TrapWorks Rabbit snaring guide

A traditional way of reducing large numbers quickly, or taking one for the pot.

Snaring has moved on tremendously in the last 30 or so years, thanks to professional snaremen who never stop thinking of ways to improve humane methods of capture, or catch rates.

The traditional small nooses set low to the ground have been replaced by large loops, set high. Through careful observation and years of trials we now have at our disposal the best snares developed to date.

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Rabbits cause an enormous amount of damage every year to crops, railways, nurseries, gardens, golf courses, run ways, motorways and paddocks, each rabbit can consume around £10 of cereal or equivalent crops every year and there are estimated to be around 40 - 45 million wild rabbits in Britain alone.

warrens

acrobat How to attach a snare to a tealer and snare placement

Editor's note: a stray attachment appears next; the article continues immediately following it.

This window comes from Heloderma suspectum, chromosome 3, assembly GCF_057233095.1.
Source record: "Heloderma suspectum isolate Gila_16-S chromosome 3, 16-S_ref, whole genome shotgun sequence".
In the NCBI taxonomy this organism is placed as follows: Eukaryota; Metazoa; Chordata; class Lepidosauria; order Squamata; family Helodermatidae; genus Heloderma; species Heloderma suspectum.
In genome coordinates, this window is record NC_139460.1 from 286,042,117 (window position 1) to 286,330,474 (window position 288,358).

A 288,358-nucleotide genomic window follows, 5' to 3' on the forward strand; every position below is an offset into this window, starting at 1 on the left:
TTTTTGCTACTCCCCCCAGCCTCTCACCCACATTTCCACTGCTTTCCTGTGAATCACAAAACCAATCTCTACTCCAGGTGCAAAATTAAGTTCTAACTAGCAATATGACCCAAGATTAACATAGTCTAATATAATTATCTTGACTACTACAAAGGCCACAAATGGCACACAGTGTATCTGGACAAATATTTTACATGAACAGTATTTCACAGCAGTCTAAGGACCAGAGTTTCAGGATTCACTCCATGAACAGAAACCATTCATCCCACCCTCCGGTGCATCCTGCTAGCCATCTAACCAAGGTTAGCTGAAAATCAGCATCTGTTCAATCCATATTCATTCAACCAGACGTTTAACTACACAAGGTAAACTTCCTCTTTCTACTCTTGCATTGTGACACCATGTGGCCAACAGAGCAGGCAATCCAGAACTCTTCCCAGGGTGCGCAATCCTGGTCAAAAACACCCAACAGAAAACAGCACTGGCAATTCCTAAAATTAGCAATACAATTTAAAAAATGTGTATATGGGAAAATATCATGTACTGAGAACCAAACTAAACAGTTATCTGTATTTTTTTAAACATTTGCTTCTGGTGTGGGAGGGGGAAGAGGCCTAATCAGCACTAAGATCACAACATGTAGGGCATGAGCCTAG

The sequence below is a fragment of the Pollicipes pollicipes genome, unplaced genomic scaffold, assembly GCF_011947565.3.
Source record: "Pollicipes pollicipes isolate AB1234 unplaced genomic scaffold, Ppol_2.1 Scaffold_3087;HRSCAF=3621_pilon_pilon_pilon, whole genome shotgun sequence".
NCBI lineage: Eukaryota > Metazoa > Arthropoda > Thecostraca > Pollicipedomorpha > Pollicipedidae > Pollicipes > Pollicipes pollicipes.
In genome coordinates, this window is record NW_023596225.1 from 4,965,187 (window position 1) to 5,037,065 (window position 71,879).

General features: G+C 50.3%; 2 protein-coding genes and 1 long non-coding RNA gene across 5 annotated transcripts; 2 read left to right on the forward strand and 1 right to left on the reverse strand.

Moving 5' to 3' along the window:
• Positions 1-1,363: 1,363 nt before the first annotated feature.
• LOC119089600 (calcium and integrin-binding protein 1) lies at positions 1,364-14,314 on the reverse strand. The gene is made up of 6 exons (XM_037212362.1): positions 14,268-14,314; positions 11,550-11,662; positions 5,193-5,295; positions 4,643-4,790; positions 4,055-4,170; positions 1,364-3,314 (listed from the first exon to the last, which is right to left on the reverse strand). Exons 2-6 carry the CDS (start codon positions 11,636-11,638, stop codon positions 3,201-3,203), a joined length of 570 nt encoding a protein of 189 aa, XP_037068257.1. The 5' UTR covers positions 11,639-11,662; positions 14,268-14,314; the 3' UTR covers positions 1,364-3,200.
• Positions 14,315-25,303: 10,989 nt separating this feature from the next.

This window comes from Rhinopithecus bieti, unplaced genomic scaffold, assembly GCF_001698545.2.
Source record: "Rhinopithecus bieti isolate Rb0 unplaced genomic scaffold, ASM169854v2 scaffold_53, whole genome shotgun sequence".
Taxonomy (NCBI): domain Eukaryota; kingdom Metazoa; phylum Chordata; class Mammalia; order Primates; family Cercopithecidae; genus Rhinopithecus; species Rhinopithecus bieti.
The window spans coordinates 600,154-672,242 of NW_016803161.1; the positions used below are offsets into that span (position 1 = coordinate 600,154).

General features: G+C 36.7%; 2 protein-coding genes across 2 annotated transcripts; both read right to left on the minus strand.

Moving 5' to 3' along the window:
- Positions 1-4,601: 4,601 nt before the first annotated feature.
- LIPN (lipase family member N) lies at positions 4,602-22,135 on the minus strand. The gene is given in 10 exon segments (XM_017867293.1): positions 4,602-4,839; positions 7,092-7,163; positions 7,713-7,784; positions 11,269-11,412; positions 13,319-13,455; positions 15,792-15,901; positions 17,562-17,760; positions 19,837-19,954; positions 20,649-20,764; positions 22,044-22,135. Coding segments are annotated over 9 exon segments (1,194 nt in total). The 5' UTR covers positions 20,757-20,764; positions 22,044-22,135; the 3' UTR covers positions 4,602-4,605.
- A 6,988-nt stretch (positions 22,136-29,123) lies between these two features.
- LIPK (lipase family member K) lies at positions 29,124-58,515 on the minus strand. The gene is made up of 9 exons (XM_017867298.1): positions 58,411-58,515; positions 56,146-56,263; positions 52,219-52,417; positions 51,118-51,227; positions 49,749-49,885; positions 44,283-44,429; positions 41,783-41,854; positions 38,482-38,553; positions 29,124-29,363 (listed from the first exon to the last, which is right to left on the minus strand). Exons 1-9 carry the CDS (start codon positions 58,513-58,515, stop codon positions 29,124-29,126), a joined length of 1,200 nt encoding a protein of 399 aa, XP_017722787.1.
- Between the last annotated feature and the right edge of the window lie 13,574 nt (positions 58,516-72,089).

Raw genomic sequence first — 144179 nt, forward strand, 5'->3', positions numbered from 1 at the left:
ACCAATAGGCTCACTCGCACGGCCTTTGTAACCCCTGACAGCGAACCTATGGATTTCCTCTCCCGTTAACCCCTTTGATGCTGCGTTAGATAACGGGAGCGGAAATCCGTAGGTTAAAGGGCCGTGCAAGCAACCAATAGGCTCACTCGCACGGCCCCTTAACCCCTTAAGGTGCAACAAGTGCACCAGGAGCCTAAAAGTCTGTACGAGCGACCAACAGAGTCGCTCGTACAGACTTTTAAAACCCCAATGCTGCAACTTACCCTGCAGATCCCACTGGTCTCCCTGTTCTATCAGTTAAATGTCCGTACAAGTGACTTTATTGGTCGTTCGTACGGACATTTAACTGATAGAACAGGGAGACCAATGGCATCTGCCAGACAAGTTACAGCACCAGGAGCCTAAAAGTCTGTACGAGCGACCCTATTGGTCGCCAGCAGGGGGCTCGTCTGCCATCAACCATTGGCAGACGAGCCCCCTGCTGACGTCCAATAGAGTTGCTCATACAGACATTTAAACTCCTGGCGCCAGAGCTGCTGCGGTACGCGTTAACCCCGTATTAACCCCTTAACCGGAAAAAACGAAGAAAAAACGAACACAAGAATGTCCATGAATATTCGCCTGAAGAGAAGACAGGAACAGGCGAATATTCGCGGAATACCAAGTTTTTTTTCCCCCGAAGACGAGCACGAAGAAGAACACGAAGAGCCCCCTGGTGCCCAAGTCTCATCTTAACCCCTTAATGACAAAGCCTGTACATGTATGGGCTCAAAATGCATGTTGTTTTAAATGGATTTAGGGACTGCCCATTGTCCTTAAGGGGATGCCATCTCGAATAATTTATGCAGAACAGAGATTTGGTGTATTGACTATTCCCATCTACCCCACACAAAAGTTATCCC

The pegged breakaway rabbit snare

Snares should now be viewed as a means of capturing rather than killing its intended target, in fact 'cable restraint' would now be a better term for their use. Animals dead or alive should be treated with respect and humanity at all times.

At all times snaring and other forms of vermin/pest control are under strict scrutiny by both the government and animal welfare groups, to give ammunition to these people who disregard the need for population control in pest species would be disadvantageous at best. Remember, snaring as a form of pest control is in your hands, stick to the law, wherever possible show due diligence above that which is required and treat all captive animals with care and humanity.